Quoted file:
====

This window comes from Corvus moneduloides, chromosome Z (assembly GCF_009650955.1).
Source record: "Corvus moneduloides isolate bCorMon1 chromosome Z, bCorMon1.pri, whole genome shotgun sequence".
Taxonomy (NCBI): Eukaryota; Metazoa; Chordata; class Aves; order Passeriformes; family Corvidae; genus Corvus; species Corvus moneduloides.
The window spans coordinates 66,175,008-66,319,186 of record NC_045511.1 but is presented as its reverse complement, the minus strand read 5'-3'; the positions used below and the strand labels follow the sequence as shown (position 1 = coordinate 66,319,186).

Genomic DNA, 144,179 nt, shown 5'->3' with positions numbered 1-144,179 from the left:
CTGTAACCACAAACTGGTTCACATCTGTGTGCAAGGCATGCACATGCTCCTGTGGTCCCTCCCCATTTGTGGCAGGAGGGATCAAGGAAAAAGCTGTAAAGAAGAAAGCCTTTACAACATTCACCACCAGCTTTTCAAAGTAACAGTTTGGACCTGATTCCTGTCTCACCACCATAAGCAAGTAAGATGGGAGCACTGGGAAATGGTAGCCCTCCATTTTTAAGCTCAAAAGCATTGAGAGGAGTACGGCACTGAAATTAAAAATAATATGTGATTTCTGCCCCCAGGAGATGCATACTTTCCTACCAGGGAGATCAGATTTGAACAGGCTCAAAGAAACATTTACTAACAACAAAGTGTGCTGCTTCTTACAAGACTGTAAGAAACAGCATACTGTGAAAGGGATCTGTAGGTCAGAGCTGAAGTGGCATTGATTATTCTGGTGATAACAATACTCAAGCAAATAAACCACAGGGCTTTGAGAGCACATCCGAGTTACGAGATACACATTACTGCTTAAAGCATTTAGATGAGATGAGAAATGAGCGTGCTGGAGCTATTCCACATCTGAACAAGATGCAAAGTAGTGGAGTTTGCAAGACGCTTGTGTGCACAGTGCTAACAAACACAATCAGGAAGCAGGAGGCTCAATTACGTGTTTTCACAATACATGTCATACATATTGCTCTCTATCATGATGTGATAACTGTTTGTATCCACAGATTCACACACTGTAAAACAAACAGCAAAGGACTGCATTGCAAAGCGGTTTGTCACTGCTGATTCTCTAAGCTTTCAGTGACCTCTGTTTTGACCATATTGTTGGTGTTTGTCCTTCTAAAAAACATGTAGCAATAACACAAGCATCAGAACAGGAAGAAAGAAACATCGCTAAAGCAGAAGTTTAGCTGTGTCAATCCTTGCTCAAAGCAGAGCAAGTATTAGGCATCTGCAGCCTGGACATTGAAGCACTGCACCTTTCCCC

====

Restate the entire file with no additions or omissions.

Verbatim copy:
This window comes from Corvus moneduloides, chromosome Z (assembly GCF_009650955.1).
Source record: "Corvus moneduloides isolate bCorMon1 chromosome Z, bCorMon1.pri, whole genome shotgun sequence".
Taxonomy (NCBI): Eukaryota; Metazoa; Chordata; class Aves; order Passeriformes; family Corvidae; genus Corvus; species Corvus moneduloides.
The window spans coordinates 66,175,008-66,319,186 of record NC_045511.1 but is presented as its reverse complement, the minus strand read 5'-3'; the positions used below and the strand labels follow the sequence as shown (position 1 = coordinate 66,319,186).

Genomic DNA, 144,179 nt, shown 5'->3' with positions numbered 1-144,179 from the left:
CTGTAACCACAAACTGGTTCACATCTGTGTGCAAGGCATGCACATGCTCCTGTGGTCCCTCCCCATTTGTGGCAGGAGGGATCAAGGAAAAAGCTGTAAAGAAGAAAGCCTTTACAACATTCACCACCAGCTTTTCAAAGTAACAGTTTGGACCTGATTCCTGTCTCACCACCATAAGCAAGTAAGATGGGAGCACTGGGAAATGGTAGCCCTCCATTTTTAAGCTCAAAAGCATTGAGAGGAGTACGGCACTGAAATTAAAAATAATATGTGATTTCTGCCCCCAGGAGATGCATACTTTCCTACCAGGGAGATCAGATTTGAACAGGCTCAAAGAAACATTTACTAACAACAAAGTGTGCTGCTTCTTACAAGACTGTAAGAAACAGCATACTGTGAAAGGGATCTGTAGGTCAGAGCTGAAGTGGCATTGATTATTCTGGTGATAACAATACTCAAGCAAATAAACCACAGGGCTTTGAGAGCACATCCGAGTTACGAGATACACATTACTGCTTAAAGCATTTAGATGAGATGAGAAATGAGCGTGCTGGAGCTATTCCACATCTGAACAAGATGCAAAGTAGTGGAGTTTGCAAGACGCTTGTGTGCACAGTGCTAACAAACACAATCAGGAAGCAGGAGGCTCAATTACGTGTTTTCACAATACATGTCATACATATTGCTCTCTATCATGATGTGATAACTGTTTGTATCCACAGATTCACACACTGTAAAACAAACAGCAAAGGACTGCATTGCAAAGCGGTTTGTCACTGCTGATTCTCTAAGCTTTCAGTGACCTCTGTTTTGACCATATTGTTGGTGTTTGTCCTTCTAAAAAACATGTAGCAATAACACAAGCATCAGAACAGGAAGAAAGAAACATCGCTAAAGCAGAAGTTTAGCTGTGTCAATCCTTGCTCAAAGCAGAGCAAGTATTAGGCATCTGCAGCCTGGACATTGAAGCACTGCACCTTTCCCC